Prepare Your Home for Storms

Climate change is here. Extreme weather events — high wind, flooding, and hurricanes — are all too common in our region. There are things you can do to protect your home and family.

With a little effort, you will be prepared.

Consider the following actions for your home:

  • Maintain gutters. Repair loose rain gutters and downspouts to reduce the chance of a flooded basement and to prevent wind or ice from pulling them down. Extend downspouts 10 feet away from your house.
  • Clean gutters regularly. Clear gutters reduce the chance of back-ups and overflows during heavy downpours.
  • Protect your gear. Identify a place to store or tie-down lawn furniture, outdoor toys, tools and trash cans to prevent them from damage or loss due to high winds or floodwaters.
  • Revise your landscaping. Consider rain gardens or other green infrastructure on your property to increase stormwater absorption and reduce local flooding.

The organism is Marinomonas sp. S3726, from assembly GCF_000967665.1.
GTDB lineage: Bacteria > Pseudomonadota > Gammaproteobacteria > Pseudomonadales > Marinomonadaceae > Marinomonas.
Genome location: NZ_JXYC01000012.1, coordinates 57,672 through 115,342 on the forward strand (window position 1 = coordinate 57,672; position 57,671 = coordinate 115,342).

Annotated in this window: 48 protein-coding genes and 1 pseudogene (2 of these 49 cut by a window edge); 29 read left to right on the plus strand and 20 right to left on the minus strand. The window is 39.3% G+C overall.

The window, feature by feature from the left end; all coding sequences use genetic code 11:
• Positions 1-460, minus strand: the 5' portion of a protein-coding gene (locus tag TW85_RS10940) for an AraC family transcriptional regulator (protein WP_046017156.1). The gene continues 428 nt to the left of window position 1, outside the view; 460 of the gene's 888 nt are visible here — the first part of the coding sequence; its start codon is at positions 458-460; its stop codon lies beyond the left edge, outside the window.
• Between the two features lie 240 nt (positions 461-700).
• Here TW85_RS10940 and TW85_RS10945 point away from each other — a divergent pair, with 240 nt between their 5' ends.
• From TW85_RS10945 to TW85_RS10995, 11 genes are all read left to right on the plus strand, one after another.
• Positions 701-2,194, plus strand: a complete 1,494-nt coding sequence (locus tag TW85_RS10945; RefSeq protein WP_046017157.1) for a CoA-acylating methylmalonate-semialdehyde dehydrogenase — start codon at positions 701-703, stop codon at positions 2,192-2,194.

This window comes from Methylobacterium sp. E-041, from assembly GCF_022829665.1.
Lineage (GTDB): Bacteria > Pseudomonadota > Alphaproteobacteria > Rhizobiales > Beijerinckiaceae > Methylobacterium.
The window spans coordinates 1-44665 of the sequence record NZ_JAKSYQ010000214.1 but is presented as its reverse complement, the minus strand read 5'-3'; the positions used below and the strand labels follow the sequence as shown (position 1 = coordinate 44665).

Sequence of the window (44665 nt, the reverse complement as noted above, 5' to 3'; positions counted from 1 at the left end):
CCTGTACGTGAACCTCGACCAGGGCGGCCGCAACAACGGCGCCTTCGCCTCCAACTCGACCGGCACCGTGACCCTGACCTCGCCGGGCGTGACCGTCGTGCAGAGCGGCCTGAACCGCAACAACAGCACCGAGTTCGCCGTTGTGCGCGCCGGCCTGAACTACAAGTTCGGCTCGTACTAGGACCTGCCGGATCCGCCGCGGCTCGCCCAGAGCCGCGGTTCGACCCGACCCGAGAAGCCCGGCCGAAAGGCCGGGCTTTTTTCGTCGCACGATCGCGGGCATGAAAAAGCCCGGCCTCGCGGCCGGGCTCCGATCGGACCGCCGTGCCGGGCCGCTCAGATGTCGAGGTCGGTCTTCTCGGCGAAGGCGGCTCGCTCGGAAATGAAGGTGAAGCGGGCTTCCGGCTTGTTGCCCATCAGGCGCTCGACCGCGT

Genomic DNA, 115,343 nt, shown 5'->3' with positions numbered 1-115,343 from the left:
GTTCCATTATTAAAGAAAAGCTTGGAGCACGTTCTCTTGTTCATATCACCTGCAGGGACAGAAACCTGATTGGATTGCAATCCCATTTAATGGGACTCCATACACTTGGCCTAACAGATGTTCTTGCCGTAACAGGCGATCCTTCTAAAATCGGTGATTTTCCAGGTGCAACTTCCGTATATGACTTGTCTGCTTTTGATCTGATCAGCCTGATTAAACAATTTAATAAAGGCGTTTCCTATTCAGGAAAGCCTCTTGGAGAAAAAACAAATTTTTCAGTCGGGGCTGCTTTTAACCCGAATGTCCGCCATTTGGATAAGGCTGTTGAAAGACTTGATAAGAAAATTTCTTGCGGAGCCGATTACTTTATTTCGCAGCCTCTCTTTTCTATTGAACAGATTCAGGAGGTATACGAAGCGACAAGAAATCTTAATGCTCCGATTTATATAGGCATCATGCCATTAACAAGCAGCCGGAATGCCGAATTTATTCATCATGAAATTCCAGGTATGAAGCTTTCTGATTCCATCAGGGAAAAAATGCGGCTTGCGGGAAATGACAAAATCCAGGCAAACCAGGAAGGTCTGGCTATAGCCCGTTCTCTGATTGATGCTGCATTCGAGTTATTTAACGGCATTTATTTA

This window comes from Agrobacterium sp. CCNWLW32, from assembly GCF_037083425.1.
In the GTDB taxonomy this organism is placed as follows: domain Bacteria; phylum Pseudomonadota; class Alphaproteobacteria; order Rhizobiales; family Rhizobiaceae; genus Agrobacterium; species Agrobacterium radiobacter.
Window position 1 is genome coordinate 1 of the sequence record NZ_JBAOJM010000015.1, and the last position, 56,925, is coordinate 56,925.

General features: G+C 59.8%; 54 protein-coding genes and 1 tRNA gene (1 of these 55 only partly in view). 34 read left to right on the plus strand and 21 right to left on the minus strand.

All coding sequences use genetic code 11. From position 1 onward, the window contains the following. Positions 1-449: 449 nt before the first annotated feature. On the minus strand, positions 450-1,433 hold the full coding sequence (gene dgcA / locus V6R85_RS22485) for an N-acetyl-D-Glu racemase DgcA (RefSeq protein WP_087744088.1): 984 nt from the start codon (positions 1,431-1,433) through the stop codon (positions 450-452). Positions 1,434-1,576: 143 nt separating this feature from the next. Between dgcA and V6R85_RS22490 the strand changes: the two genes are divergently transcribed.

• Keep your home dry. Reinforce your home to reduce damage during a flood. Consult with a professional if heating equipment, electric panel or key appliances are in flood-prone areas. Ensure plumbing has check valves to prevent stormwater from backing up into the drains of your home.
  • Seal basement walls. Reduce the infiltration of water in your basement by sealing walls with waterproofing compounds.
  • Consider protection. Standard homeowners insurance doesn’t cover damage from flooding. Learn about flood insurance at FloodSmart.gov.

When a storm is iminent, keep this advice in mind:

  • Follow recommendations from local authorities regarding utility lines.
  • Unplug appliances to reduce damage from potential power surges.
  • Turn off propane tanks to reduce the risk of fire.
  • Store or tie-down anything in your yard that can be picked up by the wind or floodwaters.
  • Move valuables to higher floors.

Did you know?

  • An ounce of prevention is worth a pound of cure. Every $1 spent to make buildings flood, wind and fire-resistant can save the nation $4 in future disaster costs.
  • Know the risk. If you live in an area with low or moderate flood risk, you are 5 times more likely to experience a flood than a fire in your home, over the next 30 years.